How do I prepare for a TV interview online using Zoom, Teams or Skype? You'll have noticed that increasingly on news shows, live interviews are done online from people's home offices. So, let's get into how we might do these quite well.
Prepare for a TV interview online - Set up the shot
First things first, set up your laptop and the space around you. The space that's going to be in the shot basically.
Clear your junk
Too often, people look terrible in these interviews. You'll have seen them. The camera angle is low. It looks like it's filming up their nose. Half of the shot is of the ceiling with no lampshade. There's loads of junk and clutter in the background, please do not let this be you.
Face a light source
So how to get this right. First, position yourself so you're facing some light. A window is best or a desk lamp. Something that just casts light on your face? You'll look much clearer. You won't be so grainy. You won't be some gloomy, shadowy figure on the screen.
More media training guides and podcasts
Crisis Management: How to write a holding statement
Crisis communications checklist
How to create a successful media soundbite
Press release template download
How do you handle a media question you don’t want to answer?
How to use #JournoRequest to get media attention for my business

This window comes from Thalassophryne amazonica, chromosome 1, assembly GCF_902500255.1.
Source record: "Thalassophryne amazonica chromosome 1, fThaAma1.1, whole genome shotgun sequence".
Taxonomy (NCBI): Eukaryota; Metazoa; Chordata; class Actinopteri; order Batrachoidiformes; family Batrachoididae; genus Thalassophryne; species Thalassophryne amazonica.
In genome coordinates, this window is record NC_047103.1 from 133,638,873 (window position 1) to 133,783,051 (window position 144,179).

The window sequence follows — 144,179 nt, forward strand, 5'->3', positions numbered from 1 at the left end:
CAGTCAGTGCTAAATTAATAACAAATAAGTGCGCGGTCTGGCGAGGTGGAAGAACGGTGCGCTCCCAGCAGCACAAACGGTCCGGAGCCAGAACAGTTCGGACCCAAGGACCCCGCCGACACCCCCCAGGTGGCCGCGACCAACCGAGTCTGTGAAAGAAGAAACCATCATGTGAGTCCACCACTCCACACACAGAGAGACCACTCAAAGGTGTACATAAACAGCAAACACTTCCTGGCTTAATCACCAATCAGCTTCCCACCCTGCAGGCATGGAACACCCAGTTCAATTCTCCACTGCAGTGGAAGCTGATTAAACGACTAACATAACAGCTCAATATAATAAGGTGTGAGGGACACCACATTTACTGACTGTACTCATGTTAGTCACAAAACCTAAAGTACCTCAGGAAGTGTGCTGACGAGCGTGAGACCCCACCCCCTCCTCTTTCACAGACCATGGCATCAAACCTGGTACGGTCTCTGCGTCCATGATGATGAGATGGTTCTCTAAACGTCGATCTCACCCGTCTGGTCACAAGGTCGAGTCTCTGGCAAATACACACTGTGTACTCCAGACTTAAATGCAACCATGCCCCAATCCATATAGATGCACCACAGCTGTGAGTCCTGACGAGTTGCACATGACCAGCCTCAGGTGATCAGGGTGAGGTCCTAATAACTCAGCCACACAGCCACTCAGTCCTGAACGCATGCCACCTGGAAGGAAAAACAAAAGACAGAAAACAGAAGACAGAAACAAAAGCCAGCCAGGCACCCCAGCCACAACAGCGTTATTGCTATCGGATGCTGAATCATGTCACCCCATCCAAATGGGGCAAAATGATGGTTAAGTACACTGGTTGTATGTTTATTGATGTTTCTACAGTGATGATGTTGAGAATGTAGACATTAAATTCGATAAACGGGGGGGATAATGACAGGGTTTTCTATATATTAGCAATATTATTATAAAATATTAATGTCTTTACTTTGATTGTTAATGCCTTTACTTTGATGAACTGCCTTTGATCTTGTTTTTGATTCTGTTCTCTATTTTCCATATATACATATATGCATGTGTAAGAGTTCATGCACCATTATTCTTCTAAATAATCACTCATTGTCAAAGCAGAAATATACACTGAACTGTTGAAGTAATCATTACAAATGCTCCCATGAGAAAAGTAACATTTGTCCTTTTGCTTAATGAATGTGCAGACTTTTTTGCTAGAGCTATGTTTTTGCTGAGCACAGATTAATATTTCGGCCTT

How do I prepare for a TV interview online using Zoom, Teams or Skype?
How to appear on a business podcast
How to handle a difficult media interview
How to get featured in the media
Position the camera at eye level
Next, head into the kitchen and get that stack of Jamie Oliver cookbooks that you never use and shove them under your laptop. Raise your laptop up. This is important so that the camera, which is at the top of the laptop screen, is at eye level. This is super important. Why would you do this? Why do you want the camera at eye level? Yes, it avoids that shot of the ceiling that needs decorating. But you're also not looming over the audience and kind of looking down on them. You're on their level. You're much more approachable, right?
Think about your background
Background? OK, you don't need to go overboard. You don't need to just have a white wall behind you, but clear away distracting stuff, you know, distracting photos, sensitive information. I have actually seen people with their Wi-Fi codes on post-it notes behind them in these sorts of interviews.
You know, jettison the laundry. Whatever you've got in your home office, just have a tidy up. Try this in advance. So in summary the camera's at eye level, face a window, and clear your junk. It's going to look much, much more professional.
Prepare for a TV interview online - Your performance
Let's move on to your performance on camera because yes, you're sitting at home but you're on TV. It is a performance of sorts.
Say your best stuff first
The first thing is preparation. These interviews are short, often less than three minutes. And if they're pre-recorded, it's not live. They may just use a soundbite, you could be on screen for 30 seconds or less. So what do you need to do? You need to say your best stuff first.
Don't waste air-time with pointless chat